Today we’re joined by Tiara Marshall. Tiara is an amazingly talented animator who also does some illustration. She mostly works in 2D animation, which she pours an incredibly amount of time and effort into.. The amount of detail and care put into her illustrations makes for incredibly gorgeous and unique imagery, as you’ll soon see. My thanks to her for taking the time to participate in this interview.
Please, tell us about your art.
A lot of my work is 2D animation, and experimental motion graphics. It takes a lot of time to complete even a short animated piece so I tend to sketch and illustrate a lot more than animate.
What inspires you?
What inspires me the most is art that is overly dramatic and theatrical, so anything from photography, illustration, performance and musical. If it’s big and loud I’m in 100%.
Street art and graffiti is where I pull some of the most visual inspiration from. Amose (a French artist) and Sat One (an artist in Munich) are two artists I can always be inspired out of an art block by.
And for animation it’s all about Don Bluth and Chuck Jones, that acting and characterization give my animator soul life.
What got you interested in your field? Have you always wanted to be an artist?
I grew up being dragged around everywhere by my mom and she’d always plant me somewhere with a box of colors to draw, so naturally I ended up in the traditional art field. Paintings, life drawing, sculpture ect.
It wasn’t until I was graduating from junior college that I had to come to a reckoning and decide what I wanted to do with my life. Art and dancing had been a huge part of my life since I was 3, but I suffered a lot of injuries from dance so I chose art for the sake of my health.
I was still in love with the art form of dance and moving figures when it finally dawned on me: “Ah! Animation is moving art!” An odd logic leap to decide your career on I admit, but it was enough for me. So I went to a four year college to learn animation and have had the pleasure of working as a character animator!
Do you have any kind of special or unique signature, symbol, or feature you include in your work that you’d be willing to reveal?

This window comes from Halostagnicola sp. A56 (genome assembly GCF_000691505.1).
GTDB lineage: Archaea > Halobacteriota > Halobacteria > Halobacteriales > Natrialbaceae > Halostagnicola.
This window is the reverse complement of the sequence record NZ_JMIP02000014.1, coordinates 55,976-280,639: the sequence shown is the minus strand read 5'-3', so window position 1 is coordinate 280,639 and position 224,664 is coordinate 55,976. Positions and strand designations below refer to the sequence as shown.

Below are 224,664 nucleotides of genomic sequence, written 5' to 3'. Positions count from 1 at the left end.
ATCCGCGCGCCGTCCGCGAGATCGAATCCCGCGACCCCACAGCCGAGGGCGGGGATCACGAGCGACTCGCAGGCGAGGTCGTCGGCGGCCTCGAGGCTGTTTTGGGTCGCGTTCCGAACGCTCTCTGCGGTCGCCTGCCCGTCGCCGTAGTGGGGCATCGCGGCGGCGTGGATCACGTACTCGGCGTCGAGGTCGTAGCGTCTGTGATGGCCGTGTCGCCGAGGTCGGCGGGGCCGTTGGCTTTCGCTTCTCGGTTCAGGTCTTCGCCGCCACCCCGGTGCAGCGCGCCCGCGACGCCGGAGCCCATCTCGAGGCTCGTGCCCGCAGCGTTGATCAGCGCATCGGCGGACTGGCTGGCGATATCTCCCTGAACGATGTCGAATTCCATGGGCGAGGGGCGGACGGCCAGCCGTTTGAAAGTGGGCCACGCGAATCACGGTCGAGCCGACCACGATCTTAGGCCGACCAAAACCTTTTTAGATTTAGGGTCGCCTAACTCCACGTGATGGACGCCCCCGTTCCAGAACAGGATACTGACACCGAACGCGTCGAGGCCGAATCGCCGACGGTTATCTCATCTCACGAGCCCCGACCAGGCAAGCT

Looking at my art as a whole, I’d say it’s fairly disconnected with no unifying theme or symbols. The only thing that stays the same is my signature, which I’ll admit I spent a lot of time actually designing when I was younger. I mean, every artist is supposed to have a crazy cool signature, right?
What advice would you give young aspiring artists?
For all mediums of art, just remember the difference between constructive and destructive critique.
I always thought I was so tough for being able to stand up and take brutal critique, and by that I mean: “This is shit, all of it is shit. Why aren’t you focusing more and story and character development?” (whatever that means)
An actual quote from my professor, for which I was expected to defend my work and make changes based on class critique.
But that’s not being tough, that’s not even helpful feedback. And even while I believed I wasn’t letting their words affect me, it took years for me to be able to say “I am good at what I do” and mean it.
To know your worth and not let people take that from you is so important.
Yes, you’ve got to have thick skin come critique time, be it at school or at work, but I found there is a limit before it is just plain abusive.
Where on the spectrum do you identify?
I’m a heteromantic ace on the sex repulsed end of the spectrum.
Have you encountered any kind of ace prejudice or ignorance in your field? If so, how do you handle it?
Mostly ignorance. I have not encountered anyone being outright aggressive, though they are always quite adamant about their disbelief.
What’s the most common misconception about asexuality that you’ve encountered?
It does not come up in conversation often, but when it has it has always been met with “That’s not really a thing right?” Correcting them has posed a challenge, but if they meet one ace now maybe they won’t be so aghast at the next ace they meet.
What advice would you give to any asexual individuals out there who might be struggling with their orientation?
I think the best advice is to listen to yourself, and it’s OK to change your mind if you feel a different way later on.
Humans don’t work in absolutes, we work in ranges and on sliding scales. And if you find a place internally where you are comfortable with yourself, it will be easier to face the challenges the outside world might through at you.
Finally, where can people find out more about your work?
Both my animation and illustration can be found on my website: tiaramarshall.wordpress.com
Thank you, Tiara, for participating in this interview and this project. It’s very much appreciated.